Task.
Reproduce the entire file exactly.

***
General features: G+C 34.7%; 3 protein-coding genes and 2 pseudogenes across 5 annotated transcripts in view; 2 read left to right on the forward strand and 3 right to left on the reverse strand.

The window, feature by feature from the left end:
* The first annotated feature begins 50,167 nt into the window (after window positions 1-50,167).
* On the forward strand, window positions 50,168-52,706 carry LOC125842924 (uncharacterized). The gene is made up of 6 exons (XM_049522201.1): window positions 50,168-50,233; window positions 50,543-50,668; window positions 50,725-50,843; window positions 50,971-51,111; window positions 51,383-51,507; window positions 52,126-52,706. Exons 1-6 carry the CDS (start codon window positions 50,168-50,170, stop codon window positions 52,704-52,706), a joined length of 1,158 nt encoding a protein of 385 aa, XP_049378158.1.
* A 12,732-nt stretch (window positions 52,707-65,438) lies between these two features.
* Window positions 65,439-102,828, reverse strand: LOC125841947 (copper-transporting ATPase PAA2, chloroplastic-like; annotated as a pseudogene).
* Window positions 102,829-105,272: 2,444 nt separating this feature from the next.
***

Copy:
General features: G+C 34.7%; 3 protein-coding genes and 2 pseudogenes across 5 annotated transcripts in view; 2 read left to right on the forward strand and 3 right to left on the reverse strand.

The window, feature by feature from the left end:
* The first annotated feature begins 50,167 nt into the window (after window positions 1-50,167).
* On the forward strand, window positions 50,168-52,706 carry LOC125842924 (uncharacterized). The gene is made up of 6 exons (XM_049522201.1): window positions 50,168-50,233; window positions 50,543-50,668; window positions 50,725-50,843; window positions 50,971-51,111; window positions 51,383-51,507; window positions 52,126-52,706. Exons 1-6 carry the CDS (start codon window positions 50,168-50,170, stop codon window positions 52,704-52,706), a joined length of 1,158 nt encoding a protein of 385 aa, XP_049378158.1.
* A 12,732-nt stretch (window positions 52,707-65,438) lies between these two features.
* Window positions 65,439-102,828, reverse strand: LOC125841947 (copper-transporting ATPase PAA2, chloroplastic-like; annotated as a pseudogene).
* Window positions 102,829-105,272: 2,444 nt separating this feature from the next.